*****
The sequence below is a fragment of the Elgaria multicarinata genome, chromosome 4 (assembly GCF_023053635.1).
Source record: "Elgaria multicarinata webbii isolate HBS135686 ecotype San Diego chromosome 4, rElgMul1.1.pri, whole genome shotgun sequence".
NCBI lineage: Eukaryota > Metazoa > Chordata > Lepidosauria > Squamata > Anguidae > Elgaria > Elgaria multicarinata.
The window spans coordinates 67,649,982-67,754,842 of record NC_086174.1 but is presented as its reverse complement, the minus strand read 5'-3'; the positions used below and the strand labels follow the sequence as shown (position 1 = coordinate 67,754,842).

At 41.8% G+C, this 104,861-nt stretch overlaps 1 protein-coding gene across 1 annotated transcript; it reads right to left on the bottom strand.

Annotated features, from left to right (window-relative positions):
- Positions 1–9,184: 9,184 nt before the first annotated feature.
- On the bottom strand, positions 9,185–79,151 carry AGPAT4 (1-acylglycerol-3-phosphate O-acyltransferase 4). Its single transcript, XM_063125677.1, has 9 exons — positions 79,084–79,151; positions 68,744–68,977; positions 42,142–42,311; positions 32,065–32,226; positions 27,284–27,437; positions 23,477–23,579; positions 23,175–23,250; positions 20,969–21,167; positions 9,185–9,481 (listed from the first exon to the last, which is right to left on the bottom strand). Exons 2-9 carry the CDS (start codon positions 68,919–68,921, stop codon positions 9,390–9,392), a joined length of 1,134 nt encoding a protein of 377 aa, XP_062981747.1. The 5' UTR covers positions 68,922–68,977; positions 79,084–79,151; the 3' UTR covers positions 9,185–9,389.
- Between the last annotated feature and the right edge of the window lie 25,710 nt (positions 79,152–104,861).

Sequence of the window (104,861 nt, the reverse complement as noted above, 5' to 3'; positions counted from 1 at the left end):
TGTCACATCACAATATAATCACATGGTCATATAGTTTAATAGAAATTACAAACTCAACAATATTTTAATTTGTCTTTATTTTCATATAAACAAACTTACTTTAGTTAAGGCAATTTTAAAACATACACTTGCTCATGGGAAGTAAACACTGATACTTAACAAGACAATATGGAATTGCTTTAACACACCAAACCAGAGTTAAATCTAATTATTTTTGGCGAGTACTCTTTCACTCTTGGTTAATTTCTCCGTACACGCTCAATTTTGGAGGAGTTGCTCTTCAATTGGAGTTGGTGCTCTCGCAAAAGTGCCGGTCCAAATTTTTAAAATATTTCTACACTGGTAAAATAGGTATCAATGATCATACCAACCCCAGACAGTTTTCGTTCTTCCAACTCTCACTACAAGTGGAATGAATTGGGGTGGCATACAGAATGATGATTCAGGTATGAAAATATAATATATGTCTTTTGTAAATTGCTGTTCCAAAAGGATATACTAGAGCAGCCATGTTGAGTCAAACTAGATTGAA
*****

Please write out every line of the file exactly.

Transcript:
The sequence below is a fragment of the Elgaria multicarinata genome, chromosome 4 (assembly GCF_023053635.1).
Source record: "Elgaria multicarinata webbii isolate HBS135686 ecotype San Diego chromosome 4, rElgMul1.1.pri, whole genome shotgun sequence".
NCBI lineage: Eukaryota > Metazoa > Chordata > Lepidosauria > Squamata > Anguidae > Elgaria > Elgaria multicarinata.
The window spans coordinates 67,649,982-67,754,842 of record NC_086174.1 but is presented as its reverse complement, the minus strand read 5'-3'; the positions used below and the strand labels follow the sequence as shown (position 1 = coordinate 67,754,842).

At 41.8% G+C, this 104,861-nt stretch overlaps 1 protein-coding gene across 1 annotated transcript; it reads right to left on the bottom strand.

Annotated features, from left to right (window-relative positions):
- Positions 1–9,184: 9,184 nt before the first annotated feature.
- On the bottom strand, positions 9,185–79,151 carry AGPAT4 (1-acylglycerol-3-phosphate O-acyltransferase 4). Its single transcript, XM_063125677.1, has 9 exons — positions 79,084–79,151; positions 68,744–68,977; positions 42,142–42,311; positions 32,065–32,226; positions 27,284–27,437; positions 23,477–23,579; positions 23,175–23,250; positions 20,969–21,167; positions 9,185–9,481 (listed from the first exon to the last, which is right to left on the bottom strand). Exons 2-9 carry the CDS (start codon positions 68,919–68,921, stop codon positions 9,390–9,392), a joined length of 1,134 nt encoding a protein of 377 aa, XP_062981747.1. The 5' UTR covers positions 68,922–68,977; positions 79,084–79,151; the 3' UTR covers positions 9,185–9,389.
- Between the last annotated feature and the right edge of the window lie 25,710 nt (positions 79,152–104,861).

Sequence of the window (104,861 nt, the reverse complement as noted above, 5' to 3'; positions counted from 1 at the left end):
TGTCACATCACAATATAATCACATGGTCATATAGTTTAATAGAAATTACAAACTCAACAATATTTTAATTTGTCTTTATTTTCATATAAACAAACTTACTTTAGTTAAGGCAATTTTAAAACATACACTTGCTCATGGGAAGTAAACACTGATACTTAACAAGACAATATGGAATTGCTTTAACACACCAAACCAGAGTTAAATCTAATTATTTTTGGCGAGTACTCTTTCACTCTTGGTTAATTTCTCCGTACACGCTCAATTTTGGAGGAGTTGCTCTTCAATTGGAGTTGGTGCTCTCGCAAAAGTGCCGGTCCAAATTTTTAAAATATTTCTACACTGGTAAAATAGGTATCAATGATCATACCAACCCCAGACAGTTTTCGTTCTTCCAACTCTCACTACAAGTGGAATGAATTGGGGTGGCATACAGAATGATGATTCAGGTATGAAAATATAATATATGTCTTTTGTAAATTGCTGTTCCAAAAGGATATACTAGAGCAGCCATGTTGAGTCAAACTAGATTGAA